Understanding Child Maltreatment: An Ecological and Developmental Perspective

Hardcover | January 26, 2005

byMaria Scannapieco, Kelli Connell-Carrick

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Child maltreatment professionals from all disciplines struggle to find better ways of understanding and treating the families and children affected by maltreatment. Since the mid-1960s, the "battered child syndrome," and recent high-profile abuse cases, a plethora of research and literatureon child maltreatment has emerged, yet this is the first volume to offer a comprehensive integrated analysis for understanding, assessing, and treating child maltreatment within the ecological framework in a developmental context. This framework systematically organizes and integrates the complexempirical literature in child maltreatment and development, including the often-overlooked period of adolescence. Viewing child maltreatment from an ecological perspective, this volume identifies the risk and protective factors correlated with abuse and neglect. The authors present a comprehensive assessment framework, addressing the multiple developmental and environmental factors unique to each case. Thisframework fully considers risk and protective factors and their relationship to individuals, families, and environmental elements, presenting a much-needed perspective for today's child protective services workers. Understanding Child Maltreatment is the first of its kind. While most books broadlyaddress the developmental consequences of maltreatment, this volume goes further by proposing assessment and intervention strategies based on a deep understanding of each stage of a child's development. Interventions center on the caregiver and the family, with particular attention to parentingskills and the challenges the child may experience within his or her developmental stage. Each chapter emphasizes empirically based interventions and includes a case illustration that guides readers in applying these concepts to their own practice. Providing a comprehensive, nuanced perspective onmaltreatment, this book will be invaluable to students, researchers, and professionals.

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From the Publisher

Child maltreatment professionals from all disciplines struggle to find better ways of understanding and treating the families and children affected by maltreatment. Since the mid-1960s, the "battered child syndrome," and recent high-profile abuse cases, a plethora of research and literatureon child maltreatment has emerged, yet this i...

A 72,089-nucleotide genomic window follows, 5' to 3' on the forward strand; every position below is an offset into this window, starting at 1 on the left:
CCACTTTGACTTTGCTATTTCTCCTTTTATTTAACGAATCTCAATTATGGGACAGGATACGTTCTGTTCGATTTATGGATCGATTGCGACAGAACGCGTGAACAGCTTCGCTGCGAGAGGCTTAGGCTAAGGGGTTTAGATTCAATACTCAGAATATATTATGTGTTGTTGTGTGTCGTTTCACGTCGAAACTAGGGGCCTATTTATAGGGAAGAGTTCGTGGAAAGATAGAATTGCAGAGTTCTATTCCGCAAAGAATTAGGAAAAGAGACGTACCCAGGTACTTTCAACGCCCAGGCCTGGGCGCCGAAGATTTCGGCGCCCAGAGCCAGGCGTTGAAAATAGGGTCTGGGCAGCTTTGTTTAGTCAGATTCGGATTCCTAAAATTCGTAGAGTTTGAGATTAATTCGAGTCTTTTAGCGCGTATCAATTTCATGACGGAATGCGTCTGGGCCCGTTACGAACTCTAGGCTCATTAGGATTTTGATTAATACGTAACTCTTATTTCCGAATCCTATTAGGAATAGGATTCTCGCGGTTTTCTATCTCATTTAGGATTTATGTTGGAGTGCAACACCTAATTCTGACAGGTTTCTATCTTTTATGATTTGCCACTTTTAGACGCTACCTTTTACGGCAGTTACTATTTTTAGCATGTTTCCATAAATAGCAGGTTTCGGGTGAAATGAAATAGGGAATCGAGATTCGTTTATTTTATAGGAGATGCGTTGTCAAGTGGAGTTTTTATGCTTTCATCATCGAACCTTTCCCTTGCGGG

Maria Scannapieco is at University of Texas-Arlington. Kelli Connell-Carrick is at University of Houston.

other books by Maria Scannapieco

Format:HardcoverDimensions:320 pages, 6.3 × 9.29 × 0.98 inPublished:January 26, 2005Publisher:Oxford University PressLanguage:English

The following ISBNs are associated with this title:

ISBN - 10:0195156781

ISBN - 13:9780195156782

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Table of Contents

Contents1. History and Definition of Child Maltreatment2. Theoretical Overview of Understanding Child Maltreatment3. Infancy and Toddlerhood: Child Development and Maltreatment4. Infancy and Toddlerhood: Ecological and Developmental Assessment of Maltreatment and Intervention5. Early Childhood: Child Development and Maltreatment6. Early Childhood: Ecological and Developmental Assessment of Maltreatment and Intervention7. Middle Childhood: Child Development and Maltreatment8. Middle Childhood: Ecological and Developmental Assesment of Maltreatment and Intervention9. Adolescence: Child Development and Maltreatment10. Adolescence: Ecological and Developmental Assessment of Maltreatment and Intervention

Editorial Reviews

"Understanding Child Maltreatment, by Maria Scannapieco and Kelli Connell-Carrick, is a valuable resource for a diverse array of professionals interested in learning about the history, etiology, and treatment of child maltreatment.It provides a detailed overview of the history of childmaltreatment that will appeal to academics as well as specific information needed by those in the field providing services to these families. The authors provide a fascinating perspective on utilizing an ecological framework to determine how services should be delivered to families affected byabuse."--Child Maltreatment